Outsourcing Drug Tests Abroad Raises Questions
Like many other businesses, it seems science has been globalized. A report published today in the New England Journal of Medicine by Duke University researchers highlights an increasing trend toward FDA-approved research being conducted, not in the United States, but in other countries around the world.
Business as usual? The report's authors contend that this development presents a risk to those participating in such studies as well as to Americans who may one day receive these drugs.
Outsourced Studies Are Cheaper, Less Closely Regulated
Of 26,000 or so FDA-regulated scientists who operated research studies in 2005, only 54% of them conducted their research in the U.S. – up from 86% in 1997. That number continues to fall – 15% more FDA studies are done outside the U.S. each year, while domestic studies fall by 5.5% annually.
Why the move toward research in foreign countries? Two main factors seem to be at work: Cost, and ease of approval.
According to US News, clinical drug trials in India cost less than a tenth of what they would in the United States. What's more, complicated regulations on such studies conducted in the U.S. may be driving top researchers to pack up and relocate their work to a less regulated country.
As a bonus, working in less developed nations can make it easier to find test populations that are not exposed to prescription drugs, or who are afflicted with specific diseases or risk factors (such as Gardasil HPV tests conducted in Costa Rica, where the disease is prevalent).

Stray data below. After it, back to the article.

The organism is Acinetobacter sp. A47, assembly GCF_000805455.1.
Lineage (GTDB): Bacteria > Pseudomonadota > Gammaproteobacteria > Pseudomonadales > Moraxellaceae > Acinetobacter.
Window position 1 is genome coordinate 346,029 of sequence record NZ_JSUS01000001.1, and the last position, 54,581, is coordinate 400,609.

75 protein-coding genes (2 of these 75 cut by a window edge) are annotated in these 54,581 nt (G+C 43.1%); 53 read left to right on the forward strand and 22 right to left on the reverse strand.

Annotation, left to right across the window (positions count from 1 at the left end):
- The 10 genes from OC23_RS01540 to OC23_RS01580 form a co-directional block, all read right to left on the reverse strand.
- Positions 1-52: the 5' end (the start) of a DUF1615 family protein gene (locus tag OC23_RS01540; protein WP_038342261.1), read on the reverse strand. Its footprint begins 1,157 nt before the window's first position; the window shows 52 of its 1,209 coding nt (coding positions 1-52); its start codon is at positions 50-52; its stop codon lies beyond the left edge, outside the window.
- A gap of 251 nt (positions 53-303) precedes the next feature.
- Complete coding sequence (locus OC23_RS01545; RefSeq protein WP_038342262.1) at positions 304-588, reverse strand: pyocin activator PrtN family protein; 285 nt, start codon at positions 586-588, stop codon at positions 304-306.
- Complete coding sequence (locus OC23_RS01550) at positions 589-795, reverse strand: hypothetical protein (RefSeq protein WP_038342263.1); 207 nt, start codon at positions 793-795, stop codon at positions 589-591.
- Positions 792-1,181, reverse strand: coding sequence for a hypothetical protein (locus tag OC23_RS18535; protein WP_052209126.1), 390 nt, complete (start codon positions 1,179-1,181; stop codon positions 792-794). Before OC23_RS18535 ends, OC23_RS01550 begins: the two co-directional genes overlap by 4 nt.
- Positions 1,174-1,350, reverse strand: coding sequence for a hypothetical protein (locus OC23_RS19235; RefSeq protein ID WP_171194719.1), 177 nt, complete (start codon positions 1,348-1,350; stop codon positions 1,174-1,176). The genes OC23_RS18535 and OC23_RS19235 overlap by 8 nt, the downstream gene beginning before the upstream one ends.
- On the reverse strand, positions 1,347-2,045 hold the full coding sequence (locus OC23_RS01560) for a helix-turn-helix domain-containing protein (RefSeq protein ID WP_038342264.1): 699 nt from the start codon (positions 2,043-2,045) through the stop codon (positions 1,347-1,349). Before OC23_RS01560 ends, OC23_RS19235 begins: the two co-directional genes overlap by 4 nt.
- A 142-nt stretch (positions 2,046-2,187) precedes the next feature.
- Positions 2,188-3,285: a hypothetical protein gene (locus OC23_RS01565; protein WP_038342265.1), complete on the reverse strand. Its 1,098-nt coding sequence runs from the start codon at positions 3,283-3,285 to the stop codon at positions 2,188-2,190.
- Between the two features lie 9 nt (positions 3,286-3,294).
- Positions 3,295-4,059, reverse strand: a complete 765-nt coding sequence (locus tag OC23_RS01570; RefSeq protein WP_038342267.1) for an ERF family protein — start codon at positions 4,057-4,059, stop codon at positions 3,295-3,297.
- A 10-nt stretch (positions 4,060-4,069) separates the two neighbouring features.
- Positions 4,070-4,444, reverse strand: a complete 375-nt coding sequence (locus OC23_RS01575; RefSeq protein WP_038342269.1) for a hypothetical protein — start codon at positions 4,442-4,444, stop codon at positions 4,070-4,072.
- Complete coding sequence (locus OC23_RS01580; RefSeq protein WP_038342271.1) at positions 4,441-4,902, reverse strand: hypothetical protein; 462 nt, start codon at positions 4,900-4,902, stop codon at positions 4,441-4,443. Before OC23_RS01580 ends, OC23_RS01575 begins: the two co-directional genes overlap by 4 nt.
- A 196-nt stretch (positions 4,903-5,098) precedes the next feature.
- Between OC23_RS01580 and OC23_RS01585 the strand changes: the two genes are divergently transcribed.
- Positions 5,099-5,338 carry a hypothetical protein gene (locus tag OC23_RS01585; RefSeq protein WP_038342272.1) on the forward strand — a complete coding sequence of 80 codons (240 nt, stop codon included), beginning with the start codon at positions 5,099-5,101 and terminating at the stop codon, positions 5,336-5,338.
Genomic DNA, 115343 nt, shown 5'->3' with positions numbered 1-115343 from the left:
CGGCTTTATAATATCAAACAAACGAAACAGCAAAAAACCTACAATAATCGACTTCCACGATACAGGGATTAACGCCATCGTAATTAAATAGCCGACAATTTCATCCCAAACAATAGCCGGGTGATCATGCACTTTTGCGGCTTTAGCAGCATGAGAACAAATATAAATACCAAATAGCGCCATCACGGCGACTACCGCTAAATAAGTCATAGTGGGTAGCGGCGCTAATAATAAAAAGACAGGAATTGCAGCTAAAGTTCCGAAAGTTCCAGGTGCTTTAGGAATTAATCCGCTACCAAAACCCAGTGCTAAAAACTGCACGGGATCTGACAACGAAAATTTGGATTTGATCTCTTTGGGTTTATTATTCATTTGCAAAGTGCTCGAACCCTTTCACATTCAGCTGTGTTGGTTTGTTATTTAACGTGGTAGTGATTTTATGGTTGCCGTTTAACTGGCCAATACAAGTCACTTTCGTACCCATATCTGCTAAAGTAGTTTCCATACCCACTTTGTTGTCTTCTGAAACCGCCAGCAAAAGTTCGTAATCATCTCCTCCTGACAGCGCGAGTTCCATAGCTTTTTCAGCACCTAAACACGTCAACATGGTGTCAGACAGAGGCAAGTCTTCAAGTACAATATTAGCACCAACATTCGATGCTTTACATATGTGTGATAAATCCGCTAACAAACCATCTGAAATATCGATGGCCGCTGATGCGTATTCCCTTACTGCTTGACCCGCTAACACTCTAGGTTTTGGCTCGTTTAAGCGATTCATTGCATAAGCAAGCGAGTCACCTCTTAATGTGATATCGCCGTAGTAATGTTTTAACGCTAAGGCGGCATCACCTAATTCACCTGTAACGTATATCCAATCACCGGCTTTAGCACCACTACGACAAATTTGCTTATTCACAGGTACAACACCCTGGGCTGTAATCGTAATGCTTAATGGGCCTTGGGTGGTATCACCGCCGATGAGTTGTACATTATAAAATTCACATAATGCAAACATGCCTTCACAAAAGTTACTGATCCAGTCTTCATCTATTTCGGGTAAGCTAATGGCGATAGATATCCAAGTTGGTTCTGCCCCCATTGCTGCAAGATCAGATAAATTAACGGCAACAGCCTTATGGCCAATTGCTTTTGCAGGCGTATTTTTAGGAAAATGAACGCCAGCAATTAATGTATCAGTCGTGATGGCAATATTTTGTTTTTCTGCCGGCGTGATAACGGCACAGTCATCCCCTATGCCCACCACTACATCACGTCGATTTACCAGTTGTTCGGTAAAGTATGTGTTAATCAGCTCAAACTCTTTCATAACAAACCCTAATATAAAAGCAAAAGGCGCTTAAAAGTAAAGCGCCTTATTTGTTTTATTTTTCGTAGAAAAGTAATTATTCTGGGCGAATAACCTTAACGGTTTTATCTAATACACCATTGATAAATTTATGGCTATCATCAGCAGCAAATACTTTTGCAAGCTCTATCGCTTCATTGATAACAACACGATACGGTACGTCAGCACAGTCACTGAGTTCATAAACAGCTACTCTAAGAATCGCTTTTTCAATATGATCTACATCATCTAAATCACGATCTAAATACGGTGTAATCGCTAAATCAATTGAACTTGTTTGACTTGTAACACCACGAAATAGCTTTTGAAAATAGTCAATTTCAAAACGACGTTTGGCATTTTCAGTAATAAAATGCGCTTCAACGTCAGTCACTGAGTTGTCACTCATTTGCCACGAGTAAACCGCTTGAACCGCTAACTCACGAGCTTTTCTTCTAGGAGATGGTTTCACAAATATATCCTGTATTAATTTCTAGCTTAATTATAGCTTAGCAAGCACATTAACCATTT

Ethical Problems with Clinical Trials Outside the U.S.
The February 19 New England Journal of Medicine study raises several concerns about the ethical practice of research in third world countries, as well as the accuracy of data collected from such populations.
The report brings up questions about how scientific trials are being conducted in less-regulated countries. Are subjects being given unfair financial inducement, or the chance at free medical care? Are they being subjected to trials of a drug that will never be available at a reasonable cost in their country?
"We don't want to imagine that lower-income countries are the clinical trial mill for higher-income countries," said Dr. Kevin A. Schulman, the report's main author.
In addition, drug tests on a non-American population may not be completely accurate in providing information about how those drugs will perform for U.S. patients. Lifestyle, climate, diet, and prescription drug use can all be factors in how medication is metabolized and how it affects the human body.
Overseas Research Problems May Not Be the Whole Story
Despite the increase in overseas studies noted by this report, most FDA-approved clinical trials are still taking place in the United States – and the remainder are mainly in Europe and Latin America.
"Research conducted in some places outside the United States — like Canada and Sweden — might be perfectly relevant to American patients," points out a New York Times article by Natasha Singer.
Another flaw in the conclusions of the New England Journal Of Medicine report is based on lack of evidence. About 40% of the 1995 studies did not say where the research was done, leaving a big hole in the original data upon which the report is based.
Although there may be cause for some concern over the ethical practices of research studies done overseas, the uproar over this report may be exaggerated given its shortcomings.
Gardner, Amanda, "Many Clinical Trials Moving Overseas," USnews.com, February 18, 2009.
Singer, Natasha, "Outsourcing of Drug Trials is Faulted," nytimes.com, February 18, 2009.